By Yoo Cheong-mo
SEOUL, April 24 (Yonhap) -- Global newswire industry leaders concluded the Organization of Asia-Pacific News Agencies (OANA) Summit Congress in Seoul Saturday, pledging to deepen cooperation and exchanges in multimedia and broadcasting in the face of numerous challenges posed by the unfolding digital media revolution.
The OANA Summit Congress, co-hosted by South Korea's Yonhap News Agency and OANA, brought together about 90 CEOs and representatives of 44 newswire services from 35 countries and produced the Seoul Declaration, a joint statement calling for widening multilateral and bilateral cooperation in various new media fields.
Almost all delegates to the four-day summit departed from Korea Saturday afternoon after participating in tours of major Korean industrial and cultural facilities in the Seoul metropolitan area.
The global media leaders highlighted the acute need for multimedia and broadcasting cooperation through the Seoul Declaration and during a courtesy call on South Korean President Lee Myung-bak, both on Friday.
The joint statement, a product of two days of intensive discussions among the media industry leaders at Seoul's Lotte Hotel, called for concerted efforts to promote exchanges of video and audio news content to meet growing subscriber demand for multimedia services and the challenges of the new media environment.
"It is our recommendation that OANA members expand content exchanges to include news material in the form of video and audio clips, edited TV programs and interactive graphics in order to meet the growing subscriber demand for an ever-greater variety of content," the statement said.
President Lee also stressed the importance of cooperation among news agencies around the world in providing fast and accurate news during his meeting with key participants in the OANA summit at the presidential office Friday morning.
"In this age, international cooperation is vital and important. Among news agencies as well, in order for you to provide accurate and fair news to the customers and people around the world faster than others, I believe cooperation through such a media framework as this OANA is very important," Lee said.
The global media conference, which coincided with celebrations marking Yonhap's 30th founding anniversary, was the largest official event in the history of OANA, which was formed in 1961 on the initiative of UNESCO to promote regional news exchanges. The organization now claims 41 member companies in 33 countries, including Korea, China, Japan, Australia, Vietnam, Russia and Iran.
North Korea's Korean Central News Agency, also a member of OANA, failed to respond to an invitation to attend the conference, also dubbed the "G-20 media summit" as 11 participating countries were G-20 members.
Chair companies from the Federation of Arab News Agencies, the European Alliance of Press Agencies, the Association of Balkan News Agencies and the Alliance of Mediterranean News Agencies also attended the Seoul meeting as observers.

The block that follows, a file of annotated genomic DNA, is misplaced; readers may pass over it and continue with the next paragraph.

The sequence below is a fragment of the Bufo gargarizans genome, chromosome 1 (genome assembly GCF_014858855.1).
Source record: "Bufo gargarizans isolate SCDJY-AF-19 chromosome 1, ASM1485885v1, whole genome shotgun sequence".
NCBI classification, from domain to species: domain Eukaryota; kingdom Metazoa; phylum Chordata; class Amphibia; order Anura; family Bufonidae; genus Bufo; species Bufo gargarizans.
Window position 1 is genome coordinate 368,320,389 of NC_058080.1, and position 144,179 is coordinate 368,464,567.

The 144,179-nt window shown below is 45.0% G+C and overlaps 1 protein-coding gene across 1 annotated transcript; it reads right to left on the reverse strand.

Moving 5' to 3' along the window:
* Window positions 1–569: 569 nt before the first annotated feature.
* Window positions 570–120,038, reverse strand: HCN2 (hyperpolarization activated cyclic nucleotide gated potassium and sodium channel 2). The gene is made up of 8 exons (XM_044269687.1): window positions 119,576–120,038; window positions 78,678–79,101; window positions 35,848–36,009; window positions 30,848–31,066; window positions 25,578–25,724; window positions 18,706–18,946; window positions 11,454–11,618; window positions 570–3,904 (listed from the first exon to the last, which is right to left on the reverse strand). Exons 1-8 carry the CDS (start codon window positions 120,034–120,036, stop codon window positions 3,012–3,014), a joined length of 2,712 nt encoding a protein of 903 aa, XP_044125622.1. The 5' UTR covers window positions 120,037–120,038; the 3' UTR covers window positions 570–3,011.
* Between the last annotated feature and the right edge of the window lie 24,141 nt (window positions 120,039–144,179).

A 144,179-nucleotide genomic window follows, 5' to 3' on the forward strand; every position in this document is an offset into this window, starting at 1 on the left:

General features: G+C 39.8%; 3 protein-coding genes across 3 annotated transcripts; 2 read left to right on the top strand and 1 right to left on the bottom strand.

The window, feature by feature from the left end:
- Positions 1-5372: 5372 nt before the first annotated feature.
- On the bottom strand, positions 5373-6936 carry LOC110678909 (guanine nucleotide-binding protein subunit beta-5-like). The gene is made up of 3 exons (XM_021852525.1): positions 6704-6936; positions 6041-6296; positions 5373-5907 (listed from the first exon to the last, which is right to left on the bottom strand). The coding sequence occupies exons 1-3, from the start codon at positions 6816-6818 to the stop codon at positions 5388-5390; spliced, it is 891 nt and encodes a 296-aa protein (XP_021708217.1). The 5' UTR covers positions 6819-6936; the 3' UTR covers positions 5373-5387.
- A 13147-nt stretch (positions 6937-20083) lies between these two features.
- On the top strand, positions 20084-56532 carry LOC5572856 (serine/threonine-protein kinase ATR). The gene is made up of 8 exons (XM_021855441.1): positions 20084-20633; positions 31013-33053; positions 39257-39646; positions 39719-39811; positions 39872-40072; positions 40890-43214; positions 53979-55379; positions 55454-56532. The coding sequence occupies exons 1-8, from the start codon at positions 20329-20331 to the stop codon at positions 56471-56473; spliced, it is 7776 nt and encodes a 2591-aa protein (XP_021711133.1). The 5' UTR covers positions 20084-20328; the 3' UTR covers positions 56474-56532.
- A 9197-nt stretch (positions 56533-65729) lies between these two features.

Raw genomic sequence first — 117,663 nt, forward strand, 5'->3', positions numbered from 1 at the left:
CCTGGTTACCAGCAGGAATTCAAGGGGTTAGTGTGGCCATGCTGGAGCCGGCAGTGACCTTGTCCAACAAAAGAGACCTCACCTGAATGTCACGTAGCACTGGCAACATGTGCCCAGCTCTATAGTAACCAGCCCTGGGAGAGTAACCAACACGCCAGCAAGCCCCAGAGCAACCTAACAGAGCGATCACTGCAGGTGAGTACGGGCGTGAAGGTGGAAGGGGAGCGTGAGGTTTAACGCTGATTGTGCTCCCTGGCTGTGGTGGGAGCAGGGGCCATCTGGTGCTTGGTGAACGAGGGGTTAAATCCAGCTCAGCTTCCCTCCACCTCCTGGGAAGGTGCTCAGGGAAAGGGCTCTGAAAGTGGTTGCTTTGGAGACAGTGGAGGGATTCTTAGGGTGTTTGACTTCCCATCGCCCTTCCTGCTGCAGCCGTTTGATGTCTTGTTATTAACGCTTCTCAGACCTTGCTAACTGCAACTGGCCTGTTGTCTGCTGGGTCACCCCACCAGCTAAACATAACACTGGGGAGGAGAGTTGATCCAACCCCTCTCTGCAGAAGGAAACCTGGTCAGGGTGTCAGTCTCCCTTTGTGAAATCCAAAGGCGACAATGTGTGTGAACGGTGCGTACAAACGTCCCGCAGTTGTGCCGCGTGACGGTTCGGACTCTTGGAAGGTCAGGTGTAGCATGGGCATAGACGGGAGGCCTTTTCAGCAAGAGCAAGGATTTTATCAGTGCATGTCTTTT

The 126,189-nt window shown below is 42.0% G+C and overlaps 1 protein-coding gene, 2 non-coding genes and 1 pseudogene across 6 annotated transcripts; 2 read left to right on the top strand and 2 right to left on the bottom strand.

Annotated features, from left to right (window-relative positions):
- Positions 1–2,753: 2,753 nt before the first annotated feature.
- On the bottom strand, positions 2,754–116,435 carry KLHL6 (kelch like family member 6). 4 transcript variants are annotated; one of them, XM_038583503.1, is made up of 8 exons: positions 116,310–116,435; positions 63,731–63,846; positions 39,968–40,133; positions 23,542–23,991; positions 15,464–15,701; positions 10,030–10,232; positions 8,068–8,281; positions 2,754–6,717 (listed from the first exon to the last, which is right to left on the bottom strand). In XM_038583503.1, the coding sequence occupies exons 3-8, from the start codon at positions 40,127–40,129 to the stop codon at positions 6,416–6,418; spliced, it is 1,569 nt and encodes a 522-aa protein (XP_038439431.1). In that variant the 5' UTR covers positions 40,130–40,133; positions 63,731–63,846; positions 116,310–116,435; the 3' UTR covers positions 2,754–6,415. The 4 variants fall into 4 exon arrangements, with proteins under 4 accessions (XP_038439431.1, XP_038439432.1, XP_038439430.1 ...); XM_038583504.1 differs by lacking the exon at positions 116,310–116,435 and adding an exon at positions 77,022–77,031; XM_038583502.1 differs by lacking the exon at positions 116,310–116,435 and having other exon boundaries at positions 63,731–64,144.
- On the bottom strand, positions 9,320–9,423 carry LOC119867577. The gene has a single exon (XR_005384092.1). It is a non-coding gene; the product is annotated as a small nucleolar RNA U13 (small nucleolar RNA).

"Representatives of Asia-Pacific news agencies agreed on the need to expand cooperative exchanges in the fields of new media information, technology and personnel, as well as multimedia content, in order to jointly cope with the changing media environment," said Kim Chang-hoe, a managing director of Yonhap News Agency.
"They also shared the view that cooperation among Asia-Pacific news agencies is particularly important to reduce their dependence on Western news services."
Choi Young-jae, a professor at Hallim University, said the successful hosting of the OANA Summit Congress will help elevate the international status of OANA as well as Yonhap.
"Until the 1990s, OANA's influence in the international news industry was limited. But thanks to Asia's rising power, OANA has secured a chance to play a greater role in the international community," said Choi.
"In this digital communication era, inter-networking among regional news agencies is becoming increasingly important."
While co-hosting the global media summit, Yonhap, Korea's key news agency, unveiled its long-term multimedia and broadcast service plans, stepping closer to the ranks of global news services.
Yonhap President and CEO Park Jung-chan announced an ambitious plan to introduce a "mobile newsroom."
"In a month, our reporters will send stories, photos and videos through their mobile phones right from the scene of news. Editors will also work from their mobile phones, whenever and wherever they are, to send out final products," said Park.
Yonhap, founded in 1981 through the merger of the nation's two major newswire companies, recently launched a nine-hour live Web cast, a step that Park said would help his Seoul-based firm win a government license for a cable television news channel.
Yonhap also took the OANA summit as an opportunity to improve cooperative relations with global wire services, sealing MOUs with 11 news agencies in nine Asia-Pacific, European, Middle Eastern and African nations.
The foreign newswires that concluded MOUs with Yonhap on the sidelines of the OANA summit included Germany's DPA, China's Xinhua, Itar-Tass of Russia, the Associated Press of Pakistan, the Algerian Press Agency (APA), the Syrian Arab News Agency and Emirates News Agency of the United Arab Emirates.
Under the MOUs, Yonhap and the global newswires agreed to exchange video news content, share experience and know-how in the broadcasting field, and launch personnel exchange programs. In particular, APA asked for Yonhap's support in the training of its multimedia news personnel.
OANA member companies also signed cooperation accords among themselves in Seoul, with Iran's Mehr News Agency and Itar-Tass sealing a bilateral MOU on news content exchange.
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